The gap between policing and criminal investigation widened as law enforcement agencies, focused on drug enforcement, and concerns with terrorism, became more paramilitary in nature. Even small police departments field SWAT teams that keep sharp by arresting deadbeat dads, bad check passers, and shoplifting suspects. As the police have become less interested in criminal investigation, the public, having been educated by the O. J. Simpson case, and hooked on TV shows like "CSI," "The New Detectives," and "Forensic Files," have become increasingly more interested in, and knowledgeable about, the art and science of criminal investigation. This has widened another gap, one between public expectation, and police performance.

     Until general policing and criminal investigation are recognized and treated as separate vocations, criminal investigations of major, difficult crimes will continue to be regularly bungled. It is becoming increasingly difficult to think of a celebrated case that hasn't suffered from what could be at best termed mediocre detective work. In America, people who commit criminal homicide, not a particularly clever group of criminals, have a one-third chance of either avoiding detection, or arrest. One in a hundred arsonists end up in prison, and child molesters are having a field day. For the law breaker, America is the land of opportunity. And it is not because the U. S. Supreme Court has handcuffed detectives. Blaming democracy and due process for investigative failures has become second nature to investigators unwilling to face up to their inadequacies.

     Crime solution rates reveal just how bad our criminal investigators are doing. Only 20 percent of all criminal cases lead to an arrest. The crime solution rate hasn't changed since the FBI started keeping crime records back in 1933. The reason for this has to do with the fact that criminal investigation, as a function of the American criminal justice system, has never been a priority. This reality has created decades of public frustration and disillusionment. Instead of fixing the problem, the law enforcement community has tried to indoctrinate the public into believing that solving one out of five crimes is the best that can be expected. It's the old war-is-hell excuse. Even in baseball, batting 200 is considered mediocre.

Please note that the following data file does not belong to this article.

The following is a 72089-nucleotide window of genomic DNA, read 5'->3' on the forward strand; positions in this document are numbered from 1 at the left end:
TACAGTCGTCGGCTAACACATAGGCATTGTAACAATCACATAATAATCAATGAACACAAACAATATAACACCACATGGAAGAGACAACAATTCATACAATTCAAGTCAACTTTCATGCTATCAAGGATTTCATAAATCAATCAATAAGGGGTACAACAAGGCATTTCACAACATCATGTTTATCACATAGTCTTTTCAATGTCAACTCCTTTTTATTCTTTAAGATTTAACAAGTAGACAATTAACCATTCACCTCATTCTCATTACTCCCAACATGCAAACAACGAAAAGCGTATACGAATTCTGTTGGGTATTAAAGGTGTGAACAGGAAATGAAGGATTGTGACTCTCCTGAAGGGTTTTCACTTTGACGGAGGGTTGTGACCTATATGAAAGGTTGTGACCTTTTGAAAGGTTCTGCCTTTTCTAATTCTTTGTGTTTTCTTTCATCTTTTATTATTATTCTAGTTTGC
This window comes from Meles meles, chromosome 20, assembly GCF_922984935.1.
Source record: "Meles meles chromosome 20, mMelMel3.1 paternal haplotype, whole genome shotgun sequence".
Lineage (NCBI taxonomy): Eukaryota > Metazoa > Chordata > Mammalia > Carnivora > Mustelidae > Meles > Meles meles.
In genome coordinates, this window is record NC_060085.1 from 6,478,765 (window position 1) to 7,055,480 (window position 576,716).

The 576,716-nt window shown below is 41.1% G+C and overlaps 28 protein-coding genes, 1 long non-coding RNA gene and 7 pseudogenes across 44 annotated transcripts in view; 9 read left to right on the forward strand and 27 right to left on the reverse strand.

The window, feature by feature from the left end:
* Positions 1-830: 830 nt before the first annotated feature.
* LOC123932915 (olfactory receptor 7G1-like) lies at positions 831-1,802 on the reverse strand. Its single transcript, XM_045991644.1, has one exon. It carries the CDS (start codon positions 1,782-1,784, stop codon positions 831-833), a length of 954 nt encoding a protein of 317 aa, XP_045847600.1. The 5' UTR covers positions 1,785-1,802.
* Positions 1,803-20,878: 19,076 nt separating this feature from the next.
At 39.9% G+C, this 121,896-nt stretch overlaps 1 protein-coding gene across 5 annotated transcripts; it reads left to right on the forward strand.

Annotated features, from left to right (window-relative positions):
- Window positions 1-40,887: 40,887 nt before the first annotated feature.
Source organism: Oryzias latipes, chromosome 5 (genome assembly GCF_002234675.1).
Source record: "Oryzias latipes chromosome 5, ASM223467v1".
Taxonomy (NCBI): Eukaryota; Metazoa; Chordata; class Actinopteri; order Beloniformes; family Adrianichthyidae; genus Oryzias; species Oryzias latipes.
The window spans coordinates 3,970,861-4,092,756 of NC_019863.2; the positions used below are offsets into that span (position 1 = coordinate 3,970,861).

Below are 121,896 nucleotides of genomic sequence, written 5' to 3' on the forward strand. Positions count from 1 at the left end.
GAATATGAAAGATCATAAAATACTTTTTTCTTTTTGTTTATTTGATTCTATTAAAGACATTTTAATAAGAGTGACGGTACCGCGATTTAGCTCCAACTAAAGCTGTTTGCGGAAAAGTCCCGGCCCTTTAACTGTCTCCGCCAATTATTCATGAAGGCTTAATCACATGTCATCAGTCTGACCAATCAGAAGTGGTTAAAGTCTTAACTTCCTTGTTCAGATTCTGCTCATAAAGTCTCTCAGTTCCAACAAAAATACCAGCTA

Investigative trainees are not only drawn from the wrong well, they are improperly trained by instructors who emphasize methods and techniques designed to resolve cases quickly rather than correctly. The emphasis is on the acquisition of direct evidence in the form of eyewitness identification, and the confession, rather than the more time consuming, and complex gathering and interpretation of physical evidence; an endeavor that requires special training, and more complicated thinking. Perhaps this is why so many crime scenes are either ignored, or improperly processed. This also explains why there are so many false confessions, and people sent to prison on the strength of questionable line-up and mug shot identifications. Another method of quickly getting a case off the books involves the use of unreliable jailhouse informants who testify against defendants to get off the hook themselves. The plea bargaining process that accounts for 90 percent of the convictions in this country masks how police detectives go about their business. Because there are so few criminal trials, there is no way to know how many confessions are illegally acquired, or how many searches are not based upon adequate probable cause.